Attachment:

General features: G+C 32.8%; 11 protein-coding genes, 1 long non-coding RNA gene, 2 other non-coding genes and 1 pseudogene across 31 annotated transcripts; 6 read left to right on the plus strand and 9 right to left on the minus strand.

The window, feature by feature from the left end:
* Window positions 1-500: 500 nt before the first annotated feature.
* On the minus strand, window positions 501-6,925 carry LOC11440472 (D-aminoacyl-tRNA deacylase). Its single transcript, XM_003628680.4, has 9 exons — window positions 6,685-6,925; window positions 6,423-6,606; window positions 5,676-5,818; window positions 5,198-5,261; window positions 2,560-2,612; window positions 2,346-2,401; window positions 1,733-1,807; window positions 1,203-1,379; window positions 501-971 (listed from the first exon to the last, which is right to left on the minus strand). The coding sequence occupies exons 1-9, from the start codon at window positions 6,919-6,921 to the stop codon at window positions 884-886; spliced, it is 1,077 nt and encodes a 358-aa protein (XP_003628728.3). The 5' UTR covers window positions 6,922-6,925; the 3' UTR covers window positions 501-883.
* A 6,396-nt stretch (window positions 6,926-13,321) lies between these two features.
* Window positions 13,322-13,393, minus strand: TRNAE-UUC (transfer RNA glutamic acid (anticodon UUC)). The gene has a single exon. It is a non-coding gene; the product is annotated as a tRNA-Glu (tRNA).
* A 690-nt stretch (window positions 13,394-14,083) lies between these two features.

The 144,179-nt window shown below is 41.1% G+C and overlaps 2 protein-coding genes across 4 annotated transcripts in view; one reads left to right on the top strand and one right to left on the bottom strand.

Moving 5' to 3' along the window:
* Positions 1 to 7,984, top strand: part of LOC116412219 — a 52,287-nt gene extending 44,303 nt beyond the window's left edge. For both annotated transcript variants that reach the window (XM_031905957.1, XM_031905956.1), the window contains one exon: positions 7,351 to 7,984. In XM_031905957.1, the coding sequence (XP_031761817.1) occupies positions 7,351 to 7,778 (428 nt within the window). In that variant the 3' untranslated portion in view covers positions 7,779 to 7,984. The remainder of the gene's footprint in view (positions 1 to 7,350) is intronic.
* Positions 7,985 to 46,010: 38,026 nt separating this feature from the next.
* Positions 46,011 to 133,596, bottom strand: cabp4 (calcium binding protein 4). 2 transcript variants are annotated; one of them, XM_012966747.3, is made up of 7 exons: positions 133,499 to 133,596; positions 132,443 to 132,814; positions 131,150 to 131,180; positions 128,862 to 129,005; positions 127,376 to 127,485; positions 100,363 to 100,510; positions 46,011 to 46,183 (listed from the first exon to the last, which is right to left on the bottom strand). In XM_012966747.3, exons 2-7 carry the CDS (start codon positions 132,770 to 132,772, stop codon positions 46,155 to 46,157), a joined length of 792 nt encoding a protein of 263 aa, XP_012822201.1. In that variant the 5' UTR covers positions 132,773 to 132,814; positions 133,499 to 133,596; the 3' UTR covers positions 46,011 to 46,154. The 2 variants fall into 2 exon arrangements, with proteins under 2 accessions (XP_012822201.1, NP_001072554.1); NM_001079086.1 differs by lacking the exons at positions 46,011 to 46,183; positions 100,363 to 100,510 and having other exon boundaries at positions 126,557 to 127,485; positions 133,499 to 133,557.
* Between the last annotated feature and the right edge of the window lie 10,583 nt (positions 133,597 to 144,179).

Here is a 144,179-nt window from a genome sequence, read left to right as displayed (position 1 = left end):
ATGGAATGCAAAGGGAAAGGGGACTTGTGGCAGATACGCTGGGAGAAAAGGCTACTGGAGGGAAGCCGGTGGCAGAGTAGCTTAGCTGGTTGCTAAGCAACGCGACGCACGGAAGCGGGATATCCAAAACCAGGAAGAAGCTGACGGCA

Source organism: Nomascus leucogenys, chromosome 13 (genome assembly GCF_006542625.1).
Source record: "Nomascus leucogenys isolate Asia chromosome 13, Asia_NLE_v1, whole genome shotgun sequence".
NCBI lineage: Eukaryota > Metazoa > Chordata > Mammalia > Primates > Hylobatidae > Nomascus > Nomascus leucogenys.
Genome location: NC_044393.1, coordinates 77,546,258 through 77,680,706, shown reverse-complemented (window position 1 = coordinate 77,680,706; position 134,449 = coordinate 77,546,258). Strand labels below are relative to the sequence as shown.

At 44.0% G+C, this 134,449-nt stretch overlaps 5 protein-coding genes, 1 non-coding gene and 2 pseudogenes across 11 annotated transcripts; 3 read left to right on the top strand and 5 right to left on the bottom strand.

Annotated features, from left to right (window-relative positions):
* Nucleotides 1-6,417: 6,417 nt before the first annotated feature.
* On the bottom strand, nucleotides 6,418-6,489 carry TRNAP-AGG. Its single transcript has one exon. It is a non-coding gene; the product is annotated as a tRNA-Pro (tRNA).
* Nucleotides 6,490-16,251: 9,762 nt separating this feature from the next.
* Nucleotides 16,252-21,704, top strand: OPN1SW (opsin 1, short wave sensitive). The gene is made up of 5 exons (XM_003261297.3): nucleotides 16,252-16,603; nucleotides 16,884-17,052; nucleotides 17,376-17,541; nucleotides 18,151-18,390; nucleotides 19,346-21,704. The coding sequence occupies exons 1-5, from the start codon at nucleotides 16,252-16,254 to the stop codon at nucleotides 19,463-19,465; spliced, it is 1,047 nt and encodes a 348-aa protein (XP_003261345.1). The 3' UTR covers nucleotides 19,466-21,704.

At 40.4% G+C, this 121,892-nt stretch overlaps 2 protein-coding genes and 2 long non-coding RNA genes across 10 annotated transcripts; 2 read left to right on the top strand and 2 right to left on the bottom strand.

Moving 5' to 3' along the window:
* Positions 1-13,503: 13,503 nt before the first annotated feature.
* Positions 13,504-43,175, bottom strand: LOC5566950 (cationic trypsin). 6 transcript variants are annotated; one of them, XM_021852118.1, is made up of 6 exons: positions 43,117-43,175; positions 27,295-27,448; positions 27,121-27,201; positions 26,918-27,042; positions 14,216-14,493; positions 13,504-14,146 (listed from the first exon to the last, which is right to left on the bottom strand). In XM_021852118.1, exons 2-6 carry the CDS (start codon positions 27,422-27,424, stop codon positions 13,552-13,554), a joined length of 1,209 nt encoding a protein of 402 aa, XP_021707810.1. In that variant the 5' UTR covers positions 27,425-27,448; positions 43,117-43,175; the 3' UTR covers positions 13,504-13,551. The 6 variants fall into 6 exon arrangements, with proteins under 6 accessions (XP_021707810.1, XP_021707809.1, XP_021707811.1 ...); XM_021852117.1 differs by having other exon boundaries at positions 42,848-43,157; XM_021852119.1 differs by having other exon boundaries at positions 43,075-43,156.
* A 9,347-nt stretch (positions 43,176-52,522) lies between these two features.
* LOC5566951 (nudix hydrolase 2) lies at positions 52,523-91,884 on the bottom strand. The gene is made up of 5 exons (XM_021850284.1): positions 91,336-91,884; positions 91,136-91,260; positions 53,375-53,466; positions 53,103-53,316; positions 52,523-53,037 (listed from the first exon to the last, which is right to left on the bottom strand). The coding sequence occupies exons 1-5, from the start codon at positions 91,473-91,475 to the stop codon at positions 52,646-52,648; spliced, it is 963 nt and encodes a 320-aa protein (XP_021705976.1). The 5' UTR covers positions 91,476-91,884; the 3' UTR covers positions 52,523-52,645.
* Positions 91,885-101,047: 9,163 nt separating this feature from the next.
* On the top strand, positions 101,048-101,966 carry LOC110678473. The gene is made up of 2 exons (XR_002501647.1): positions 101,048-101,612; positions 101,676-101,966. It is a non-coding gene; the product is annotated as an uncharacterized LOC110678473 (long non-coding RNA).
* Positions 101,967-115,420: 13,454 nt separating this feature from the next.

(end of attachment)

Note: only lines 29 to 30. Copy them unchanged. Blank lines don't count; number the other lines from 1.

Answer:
* Positions 13,504-43,175, bottom strand: LOC5566950 (cationic trypsin). 6 transcript variants are annotated; one of them, XM_021852118.1, is made up of 6 exons: positions 43,117-43,175; positions 27,295-27,448; positions 27,121-27,201; positions 26,918-27,042; positions 14,216-14,493; positions 13,504-14,146 (listed from the first exon to the last, which is right to left on the bottom strand). In XM_021852118.1, exons 2-6 carry the CDS (start codon positions 27,422-27,424, stop codon positions 13,552-13,554), a joined length of 1,209 nt encoding a protein of 402 aa, XP_021707810.1. In that variant the 5' UTR covers positions 27,425-27,448; positions 43,117-43,175; the 3' UTR covers positions 13,504-13,551. The 6 variants fall into 6 exon arrangements, with proteins under 6 accessions (XP_021707810.1, XP_021707809.1, XP_021707811.1 ...); XM_021852117.1 differs by having other exon boundaries at positions 42,848-43,157; XM_021852119.1 differs by having other exon boundaries at positions 43,075-43,156.
* A 9,347-nt stretch (positions 43,176-52,522) lies between these two features.